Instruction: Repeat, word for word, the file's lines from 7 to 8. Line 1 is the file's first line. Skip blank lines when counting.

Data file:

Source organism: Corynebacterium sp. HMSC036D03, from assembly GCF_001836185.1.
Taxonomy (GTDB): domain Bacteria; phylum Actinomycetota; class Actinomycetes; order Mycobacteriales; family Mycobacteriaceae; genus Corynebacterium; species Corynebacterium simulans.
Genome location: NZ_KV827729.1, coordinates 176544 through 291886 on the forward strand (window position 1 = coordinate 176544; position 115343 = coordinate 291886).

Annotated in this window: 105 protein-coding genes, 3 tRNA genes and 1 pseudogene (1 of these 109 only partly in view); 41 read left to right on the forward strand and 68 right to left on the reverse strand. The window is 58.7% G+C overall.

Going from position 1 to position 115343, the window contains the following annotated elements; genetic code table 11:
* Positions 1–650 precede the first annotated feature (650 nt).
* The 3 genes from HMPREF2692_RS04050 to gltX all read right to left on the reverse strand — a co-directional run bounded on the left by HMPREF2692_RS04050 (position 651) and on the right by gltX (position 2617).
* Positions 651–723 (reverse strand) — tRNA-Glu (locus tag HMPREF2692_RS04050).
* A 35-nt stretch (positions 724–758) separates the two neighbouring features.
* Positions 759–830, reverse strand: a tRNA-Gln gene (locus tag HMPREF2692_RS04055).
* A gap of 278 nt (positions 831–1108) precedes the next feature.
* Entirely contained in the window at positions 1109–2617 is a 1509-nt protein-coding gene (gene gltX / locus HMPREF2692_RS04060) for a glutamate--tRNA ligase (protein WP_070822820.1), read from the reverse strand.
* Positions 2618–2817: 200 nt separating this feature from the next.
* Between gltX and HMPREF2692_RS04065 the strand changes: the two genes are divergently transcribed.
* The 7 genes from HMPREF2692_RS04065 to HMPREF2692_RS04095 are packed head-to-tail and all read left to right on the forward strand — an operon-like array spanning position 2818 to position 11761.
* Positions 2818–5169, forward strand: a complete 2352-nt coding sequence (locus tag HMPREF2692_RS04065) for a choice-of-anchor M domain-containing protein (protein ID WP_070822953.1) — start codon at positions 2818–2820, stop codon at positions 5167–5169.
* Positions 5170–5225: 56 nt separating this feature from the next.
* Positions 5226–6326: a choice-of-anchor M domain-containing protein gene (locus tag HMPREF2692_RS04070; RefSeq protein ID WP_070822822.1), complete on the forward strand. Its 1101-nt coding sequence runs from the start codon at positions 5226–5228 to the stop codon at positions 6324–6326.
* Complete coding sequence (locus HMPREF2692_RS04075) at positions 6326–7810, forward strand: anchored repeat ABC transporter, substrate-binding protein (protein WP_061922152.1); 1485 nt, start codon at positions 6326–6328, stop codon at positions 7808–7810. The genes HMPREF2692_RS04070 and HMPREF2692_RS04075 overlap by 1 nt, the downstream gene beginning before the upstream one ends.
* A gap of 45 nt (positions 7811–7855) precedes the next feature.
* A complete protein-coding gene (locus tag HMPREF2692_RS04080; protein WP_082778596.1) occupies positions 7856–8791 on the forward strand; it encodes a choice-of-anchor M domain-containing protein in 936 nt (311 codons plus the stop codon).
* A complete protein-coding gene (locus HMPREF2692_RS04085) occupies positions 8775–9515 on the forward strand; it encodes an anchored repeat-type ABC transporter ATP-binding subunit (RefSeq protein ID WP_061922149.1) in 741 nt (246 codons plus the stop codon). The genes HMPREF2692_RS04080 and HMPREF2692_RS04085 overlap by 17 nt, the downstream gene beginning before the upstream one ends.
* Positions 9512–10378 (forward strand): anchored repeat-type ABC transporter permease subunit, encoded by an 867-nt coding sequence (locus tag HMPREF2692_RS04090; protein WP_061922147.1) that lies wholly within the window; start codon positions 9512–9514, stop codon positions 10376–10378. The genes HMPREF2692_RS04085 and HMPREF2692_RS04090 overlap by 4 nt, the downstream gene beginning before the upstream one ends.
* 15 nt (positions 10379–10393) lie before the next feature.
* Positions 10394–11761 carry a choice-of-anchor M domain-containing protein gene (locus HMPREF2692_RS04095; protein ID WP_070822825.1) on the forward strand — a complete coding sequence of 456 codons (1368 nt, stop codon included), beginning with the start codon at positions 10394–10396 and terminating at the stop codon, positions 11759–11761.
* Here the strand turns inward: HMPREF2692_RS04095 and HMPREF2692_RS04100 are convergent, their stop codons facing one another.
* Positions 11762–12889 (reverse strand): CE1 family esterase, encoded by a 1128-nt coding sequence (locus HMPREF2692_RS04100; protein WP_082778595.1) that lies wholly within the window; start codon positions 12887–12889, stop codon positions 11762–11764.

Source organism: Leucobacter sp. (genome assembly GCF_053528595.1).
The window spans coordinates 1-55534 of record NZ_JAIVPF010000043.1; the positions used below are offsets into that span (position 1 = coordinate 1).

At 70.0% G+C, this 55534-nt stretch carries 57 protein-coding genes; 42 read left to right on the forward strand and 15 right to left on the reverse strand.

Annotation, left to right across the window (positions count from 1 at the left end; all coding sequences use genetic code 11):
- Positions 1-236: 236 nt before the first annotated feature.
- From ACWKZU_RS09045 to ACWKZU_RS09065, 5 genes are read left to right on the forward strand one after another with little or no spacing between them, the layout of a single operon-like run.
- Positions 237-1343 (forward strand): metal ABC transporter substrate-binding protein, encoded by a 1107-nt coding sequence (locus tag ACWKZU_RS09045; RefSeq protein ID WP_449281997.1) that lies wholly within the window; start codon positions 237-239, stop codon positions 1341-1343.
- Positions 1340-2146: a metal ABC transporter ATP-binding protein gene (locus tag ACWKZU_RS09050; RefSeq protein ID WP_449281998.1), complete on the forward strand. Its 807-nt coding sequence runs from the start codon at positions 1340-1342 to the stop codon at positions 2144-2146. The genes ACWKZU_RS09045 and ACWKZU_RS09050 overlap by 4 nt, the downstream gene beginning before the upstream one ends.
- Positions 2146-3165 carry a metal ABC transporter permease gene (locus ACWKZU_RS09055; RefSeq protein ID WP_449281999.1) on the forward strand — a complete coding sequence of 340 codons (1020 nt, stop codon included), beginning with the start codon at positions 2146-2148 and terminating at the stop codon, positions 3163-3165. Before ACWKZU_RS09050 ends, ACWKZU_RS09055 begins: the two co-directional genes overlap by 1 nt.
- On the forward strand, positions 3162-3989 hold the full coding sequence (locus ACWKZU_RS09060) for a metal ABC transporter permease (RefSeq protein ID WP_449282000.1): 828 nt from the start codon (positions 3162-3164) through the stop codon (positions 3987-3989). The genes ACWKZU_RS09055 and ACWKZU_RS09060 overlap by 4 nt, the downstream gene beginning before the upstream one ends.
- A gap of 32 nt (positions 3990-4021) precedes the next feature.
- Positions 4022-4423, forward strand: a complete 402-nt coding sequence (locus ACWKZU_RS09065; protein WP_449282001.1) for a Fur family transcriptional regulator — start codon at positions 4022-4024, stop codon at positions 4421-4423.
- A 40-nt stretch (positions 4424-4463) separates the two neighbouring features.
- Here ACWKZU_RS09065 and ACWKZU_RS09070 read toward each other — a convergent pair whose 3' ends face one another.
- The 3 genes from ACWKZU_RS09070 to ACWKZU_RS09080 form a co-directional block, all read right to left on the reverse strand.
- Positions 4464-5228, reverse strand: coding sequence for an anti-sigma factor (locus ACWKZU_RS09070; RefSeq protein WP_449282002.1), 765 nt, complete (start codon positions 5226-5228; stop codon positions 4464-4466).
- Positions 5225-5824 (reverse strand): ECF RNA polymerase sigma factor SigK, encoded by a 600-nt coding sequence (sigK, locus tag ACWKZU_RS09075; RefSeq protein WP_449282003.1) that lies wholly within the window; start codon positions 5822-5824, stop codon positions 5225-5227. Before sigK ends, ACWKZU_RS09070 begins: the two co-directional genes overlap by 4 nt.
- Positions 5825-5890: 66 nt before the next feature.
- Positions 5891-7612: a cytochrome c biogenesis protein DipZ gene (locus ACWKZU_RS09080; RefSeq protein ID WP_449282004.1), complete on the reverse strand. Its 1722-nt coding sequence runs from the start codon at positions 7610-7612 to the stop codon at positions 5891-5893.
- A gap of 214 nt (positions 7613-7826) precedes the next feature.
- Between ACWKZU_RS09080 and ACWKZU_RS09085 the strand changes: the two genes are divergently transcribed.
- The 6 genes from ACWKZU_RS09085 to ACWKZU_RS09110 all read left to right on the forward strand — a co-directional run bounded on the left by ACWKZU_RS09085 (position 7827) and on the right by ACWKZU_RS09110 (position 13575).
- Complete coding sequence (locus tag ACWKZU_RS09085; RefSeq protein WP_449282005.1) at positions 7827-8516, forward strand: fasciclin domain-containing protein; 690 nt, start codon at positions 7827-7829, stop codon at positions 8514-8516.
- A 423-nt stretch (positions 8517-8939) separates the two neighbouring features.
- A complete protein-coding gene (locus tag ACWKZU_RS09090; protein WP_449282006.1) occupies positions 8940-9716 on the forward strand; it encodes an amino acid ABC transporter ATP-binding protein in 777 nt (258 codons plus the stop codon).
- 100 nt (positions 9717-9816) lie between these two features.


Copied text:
* The 3 genes from HMPREF2692_RS04050 to gltX all read right to left on the reverse strand — a co-directional run bounded on the left by HMPREF2692_RS04050 (position 651) and on the right by gltX (position 2617).
* Positions 651–723 (reverse strand) — tRNA-Glu (locus tag HMPREF2692_RS04050).